STU: We sadly think the same way. Because I was reading the whole article. Like, wait a minute. We're going to have like 9 feet of crawfish in two weeks. That was the way I was ending this.

GLENN: Right. It's Moore's Law.

STU: Right.

Apparently, they have a very strange life cycle, these species. Because they launch, and they -- like, legitimately they don't know exactly what happened. But about 25 years ago, this is a brand-new species. And it has this huge run where they multiply like crazy. And then they all sort of die out at once.

And what they believe is because they're genetic clones, they're affected by the same things. So when a disease hits one, it hits all of them at once and wipes them all out.

GLENN: That's what happened to the Aztecs.

STU: It's what happens in every space horror movie. Every sci-fi film. I mean, War of the Worlds, right?

GLENN: Yeah. H.G. Wells. He was -- I think he was the first to do it. Where it was the common cold that killed the aliens.

STU: Yeah. And just -- spoiler alert --

GLENN: In case you happen to be in the world of H.G. Wells.

(laughter)

STU: But, yeah, that's what happens. It's kind of crazy. So it's a --

GLENN: So you're saying that diversity is a good thing.

STU: Yeah, I guess.

GLENN: Right? That's what you're saying.

STU: I am. Even around cray people.

GLENN: Around cray people. Crawfish are people too.

STU: They are.

GLENN: That's interesting. Because you would think that maybe -- maybe we would -- maybe we would actually celebrate diversity instead of saying we celebrate diversity. We would actually -- you know what's crazy about this is I guarantee you, when they start to die out, it will be blamed on whoever, the polluters, the planet, or whoever. They will complete dismiss this happened, all the time. And they will start a save the crayfish, you know, fund. And we will have to save -- and people will pour money in. They'll say it's the worst thing ever. And look at what we're doing to these poor crawfish. These are unique crawfish. And they'll spend billions of dollars to try to save them.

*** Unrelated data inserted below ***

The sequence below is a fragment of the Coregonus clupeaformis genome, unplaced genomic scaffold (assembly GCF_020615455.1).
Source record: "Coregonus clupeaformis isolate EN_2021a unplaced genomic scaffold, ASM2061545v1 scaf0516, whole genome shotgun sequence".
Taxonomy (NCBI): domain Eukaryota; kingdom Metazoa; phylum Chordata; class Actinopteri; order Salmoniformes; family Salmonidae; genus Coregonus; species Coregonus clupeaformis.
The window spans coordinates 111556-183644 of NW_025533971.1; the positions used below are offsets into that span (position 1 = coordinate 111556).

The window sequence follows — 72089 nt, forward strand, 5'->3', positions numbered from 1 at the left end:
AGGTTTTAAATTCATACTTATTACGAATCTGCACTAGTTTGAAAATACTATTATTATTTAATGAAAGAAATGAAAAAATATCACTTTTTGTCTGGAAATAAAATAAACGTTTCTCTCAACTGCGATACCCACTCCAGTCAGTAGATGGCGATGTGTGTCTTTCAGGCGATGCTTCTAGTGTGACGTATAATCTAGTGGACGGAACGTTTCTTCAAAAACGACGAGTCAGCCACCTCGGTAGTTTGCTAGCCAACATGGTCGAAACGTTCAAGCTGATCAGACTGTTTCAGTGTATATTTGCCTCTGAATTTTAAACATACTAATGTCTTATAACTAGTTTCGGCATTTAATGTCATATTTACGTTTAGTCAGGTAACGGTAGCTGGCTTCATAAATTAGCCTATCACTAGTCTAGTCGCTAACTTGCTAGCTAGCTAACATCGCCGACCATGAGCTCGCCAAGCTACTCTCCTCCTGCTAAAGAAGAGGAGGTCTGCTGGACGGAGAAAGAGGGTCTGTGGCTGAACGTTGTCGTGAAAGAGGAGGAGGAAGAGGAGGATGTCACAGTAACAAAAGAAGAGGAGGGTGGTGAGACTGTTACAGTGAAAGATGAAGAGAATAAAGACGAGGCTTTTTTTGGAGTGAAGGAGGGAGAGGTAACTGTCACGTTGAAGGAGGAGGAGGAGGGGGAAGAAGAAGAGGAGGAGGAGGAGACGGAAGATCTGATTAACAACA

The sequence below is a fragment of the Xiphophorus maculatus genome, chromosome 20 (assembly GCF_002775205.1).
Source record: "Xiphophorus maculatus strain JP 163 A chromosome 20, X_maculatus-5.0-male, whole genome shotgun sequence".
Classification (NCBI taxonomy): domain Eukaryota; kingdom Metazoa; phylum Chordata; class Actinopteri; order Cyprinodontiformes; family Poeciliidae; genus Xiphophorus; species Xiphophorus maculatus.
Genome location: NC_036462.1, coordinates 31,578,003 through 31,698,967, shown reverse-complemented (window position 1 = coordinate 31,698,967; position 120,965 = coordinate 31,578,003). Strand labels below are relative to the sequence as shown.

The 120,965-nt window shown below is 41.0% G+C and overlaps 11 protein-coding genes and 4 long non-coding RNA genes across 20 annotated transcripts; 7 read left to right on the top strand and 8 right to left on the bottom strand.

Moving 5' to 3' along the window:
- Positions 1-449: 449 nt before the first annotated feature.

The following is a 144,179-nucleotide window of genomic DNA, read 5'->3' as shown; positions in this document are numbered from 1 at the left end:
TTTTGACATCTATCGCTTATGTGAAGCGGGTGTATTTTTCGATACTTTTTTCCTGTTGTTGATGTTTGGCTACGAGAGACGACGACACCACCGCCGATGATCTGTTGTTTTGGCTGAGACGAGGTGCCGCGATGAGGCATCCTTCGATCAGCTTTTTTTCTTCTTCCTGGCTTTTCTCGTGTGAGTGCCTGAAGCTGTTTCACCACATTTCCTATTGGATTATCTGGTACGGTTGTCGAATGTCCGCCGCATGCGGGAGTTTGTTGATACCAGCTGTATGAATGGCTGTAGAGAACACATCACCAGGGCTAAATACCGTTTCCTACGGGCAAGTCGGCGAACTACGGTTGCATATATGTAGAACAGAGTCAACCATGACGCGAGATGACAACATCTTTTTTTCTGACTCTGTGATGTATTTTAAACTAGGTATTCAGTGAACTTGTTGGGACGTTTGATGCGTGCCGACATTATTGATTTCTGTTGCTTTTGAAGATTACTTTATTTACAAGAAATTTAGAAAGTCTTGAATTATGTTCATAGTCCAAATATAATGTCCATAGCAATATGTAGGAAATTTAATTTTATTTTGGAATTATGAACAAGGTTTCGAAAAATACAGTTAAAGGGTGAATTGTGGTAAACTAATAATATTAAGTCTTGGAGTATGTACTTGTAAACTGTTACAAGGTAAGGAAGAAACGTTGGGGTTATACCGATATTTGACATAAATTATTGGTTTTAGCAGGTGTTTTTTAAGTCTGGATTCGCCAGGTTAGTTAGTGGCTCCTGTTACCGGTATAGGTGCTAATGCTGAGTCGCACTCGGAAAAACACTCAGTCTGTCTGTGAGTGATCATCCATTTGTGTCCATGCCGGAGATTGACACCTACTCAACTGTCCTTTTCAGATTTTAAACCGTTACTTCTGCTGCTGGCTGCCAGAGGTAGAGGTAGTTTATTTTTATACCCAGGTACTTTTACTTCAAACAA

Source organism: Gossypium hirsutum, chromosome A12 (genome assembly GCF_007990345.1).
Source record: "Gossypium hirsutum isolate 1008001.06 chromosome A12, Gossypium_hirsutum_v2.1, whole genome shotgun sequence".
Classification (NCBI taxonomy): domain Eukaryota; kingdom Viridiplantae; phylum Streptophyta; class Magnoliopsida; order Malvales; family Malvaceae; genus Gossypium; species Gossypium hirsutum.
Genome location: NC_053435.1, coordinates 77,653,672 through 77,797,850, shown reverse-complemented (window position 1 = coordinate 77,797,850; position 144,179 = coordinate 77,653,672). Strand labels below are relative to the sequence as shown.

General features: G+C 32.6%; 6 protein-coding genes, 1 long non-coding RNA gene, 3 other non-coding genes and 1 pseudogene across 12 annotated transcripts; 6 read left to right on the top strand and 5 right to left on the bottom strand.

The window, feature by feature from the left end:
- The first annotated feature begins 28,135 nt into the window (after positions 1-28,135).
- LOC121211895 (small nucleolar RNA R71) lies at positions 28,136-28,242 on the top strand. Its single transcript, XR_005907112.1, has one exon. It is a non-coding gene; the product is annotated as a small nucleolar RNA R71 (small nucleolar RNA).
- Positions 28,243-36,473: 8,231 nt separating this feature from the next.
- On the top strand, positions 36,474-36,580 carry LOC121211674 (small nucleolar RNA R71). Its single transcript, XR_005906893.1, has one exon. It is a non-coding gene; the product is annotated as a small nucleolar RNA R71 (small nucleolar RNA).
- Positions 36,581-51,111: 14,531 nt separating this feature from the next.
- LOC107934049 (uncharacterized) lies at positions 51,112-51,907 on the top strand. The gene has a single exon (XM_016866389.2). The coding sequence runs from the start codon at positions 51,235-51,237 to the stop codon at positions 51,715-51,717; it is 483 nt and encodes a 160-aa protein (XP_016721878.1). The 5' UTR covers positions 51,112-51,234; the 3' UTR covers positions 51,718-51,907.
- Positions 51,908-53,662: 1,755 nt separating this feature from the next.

STU: Yeah, probably.

GLENN: When it's kind of natural.

In light of the national conversation surrounding the rights of free speech, religion and self-defense, Mercury One is thrilled to announce a brand new initiative launching this Father's Day weekend: a three-day museum exhibition in Dallas, Texas focused on the rights and responsibilities of American citizens.

This event seeks to answer three fundamental questions:

  1. As Americans, what responsibility do we shoulder when it comes to defending our rights?
  2. Do we as a nation still agree on the core principles and values laid out by our founding fathers?
  3. How can we move forward amidst uncertainty surrounding the intent of our founding ideals?

Attendees will be able to view historical artifacts and documents that reveal what has made America unique and the most innovative nation on earth. Here's a hint: it all goes back to the core principles and values this nation was founded on as laid out in the Declaration of Independence and the Bill of Rights.

Exhibits will show what the world was like before mankind had rights and how Americans realized there was a better way to govern. Throughout the weekend, Glenn Beck, David Barton, Stu Burguiere, Doc Thompson, Jeffy Fisher and Brad Staggs will lead private tours through the museum, each providing their own unique perspectives on our rights and responsibilities.

Schedule a private tour or purchase general admission ticket below:

Dates:
June 15-17

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Learn more about the event here.